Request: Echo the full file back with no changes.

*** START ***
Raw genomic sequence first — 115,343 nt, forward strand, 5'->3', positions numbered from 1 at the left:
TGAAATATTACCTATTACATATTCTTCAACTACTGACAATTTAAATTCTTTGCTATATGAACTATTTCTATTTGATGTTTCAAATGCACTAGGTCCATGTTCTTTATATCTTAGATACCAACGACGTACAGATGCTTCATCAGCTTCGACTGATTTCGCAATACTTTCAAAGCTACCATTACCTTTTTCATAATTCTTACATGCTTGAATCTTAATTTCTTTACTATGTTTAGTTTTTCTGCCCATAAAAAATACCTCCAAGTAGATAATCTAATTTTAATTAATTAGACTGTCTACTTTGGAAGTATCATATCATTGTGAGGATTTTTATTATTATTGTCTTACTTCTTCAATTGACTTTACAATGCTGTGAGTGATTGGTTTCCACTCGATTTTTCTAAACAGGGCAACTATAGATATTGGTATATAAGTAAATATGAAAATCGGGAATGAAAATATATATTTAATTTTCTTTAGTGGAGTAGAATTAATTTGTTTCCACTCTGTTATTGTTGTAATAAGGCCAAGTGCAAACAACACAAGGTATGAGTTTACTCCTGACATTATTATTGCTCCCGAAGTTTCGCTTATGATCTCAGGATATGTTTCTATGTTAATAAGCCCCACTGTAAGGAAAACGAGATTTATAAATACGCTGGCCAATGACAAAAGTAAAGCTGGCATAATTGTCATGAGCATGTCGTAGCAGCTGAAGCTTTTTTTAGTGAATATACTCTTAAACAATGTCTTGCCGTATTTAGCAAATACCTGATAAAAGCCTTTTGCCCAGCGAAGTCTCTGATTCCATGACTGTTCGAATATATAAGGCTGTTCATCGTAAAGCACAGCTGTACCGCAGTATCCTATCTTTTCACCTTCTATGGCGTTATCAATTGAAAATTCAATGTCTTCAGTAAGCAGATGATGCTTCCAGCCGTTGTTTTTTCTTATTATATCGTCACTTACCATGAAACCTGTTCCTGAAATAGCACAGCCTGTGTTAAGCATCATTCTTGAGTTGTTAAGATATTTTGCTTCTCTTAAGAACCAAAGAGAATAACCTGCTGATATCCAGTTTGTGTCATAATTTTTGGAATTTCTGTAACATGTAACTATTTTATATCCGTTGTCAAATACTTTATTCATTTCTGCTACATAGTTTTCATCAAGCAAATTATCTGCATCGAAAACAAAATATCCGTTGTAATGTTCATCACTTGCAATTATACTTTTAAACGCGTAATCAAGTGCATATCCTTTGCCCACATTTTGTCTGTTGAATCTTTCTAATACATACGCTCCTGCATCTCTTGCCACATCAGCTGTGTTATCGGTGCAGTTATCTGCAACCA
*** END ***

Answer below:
Raw genomic sequence first — 115,343 nt, forward strand, 5'->3', positions numbered from 1 at the left:
TGAAATATTACCTATTACATATTCTTCAACTACTGACAATTTAAATTCTTTGCTATATGAACTATTTCTATTTGATGTTTCAAATGCACTAGGTCCATGTTCTTTATATCTTAGATACCAACGACGTACAGATGCTTCATCAGCTTCGACTGATTTCGCAATACTTTCAAAGCTACCATTACCTTTTTCATAATTCTTACATGCTTGAATCTTAATTTCTTTACTATGTTTAGTTTTTCTGCCCATAAAAAATACCTCCAAGTAGATAATCTAATTTTAATTAATTAGACTGTCTACTTTGGAAGTATCATATCATTGTGAGGATTTTTATTATTATTGTCTTACTTCTTCAATTGACTTTACAATGCTGTGAGTGATTGGTTTCCACTCGATTTTTCTAAACAGGGCAACTATAGATATTGGTATATAAGTAAATATGAAAATCGGGAATGAAAATATATATTTAATTTTCTTTAGTGGAGTAGAATTAATTTGTTTCCACTCTGTTATTGTTGTAATAAGGCCAAGTGCAAACAACACAAGGTATGAGTTTACTCCTGACATTATTATTGCTCCCGAAGTTTCGCTTATGATCTCAGGATATGTTTCTATGTTAATAAGCCCCACTGTAAGGAAAACGAGATTTATAAATACGCTGGCCAATGACAAAAGTAAAGCTGGCATAATTGTCATGAGCATGTCGTAGCAGCTGAAGCTTTTTTTAGTGAATATACTCTTAAACAATGTCTTGCCGTATTTAGCAAATACCTGATAAAAGCCTTTTGCCCAGCGAAGTCTCTGATTCCATGACTGTTCGAATATATAAGGCTGTTCATCGTAAAGCACAGCTGTACCGCAGTATCCTATCTTTTCACCTTCTATGGCGTTATCAATTGAAAATTCAATGTCTTCAGTAAGCAGATGATGCTTCCAGCCGTTGTTTTTTCTTATTATATCGTCACTTACCATGAAACCTGTTCCTGAAATAGCACAGCCTGTGTTAAGCATCATTCTTGAGTTGTTAAGATATTTTGCTTCTCTTAAGAACCAAAGAGAATAACCTGCTGATATCCAGTTTGTGTCATAATTTTTGGAATTTCTGTAACATGTAACTATTTTATATCCGTTGTCAAATACTTTATTCATTTCTGCTACATAGTTTTCATCAAGCAAATTATCTGCATCGAAAACAAAATATCCGTTGTAATGTTCATCACTTGCAATTATACTTTTAAACGCGTAATCAAGTGCATATCCTTTGCCCACATTTTGTCTGTTGAATCTTTCTAATACATACGCTCCTGCATCTCTTGCCACATCAGCTGTGTTATCGGTGCAGTTATCTGCAACCA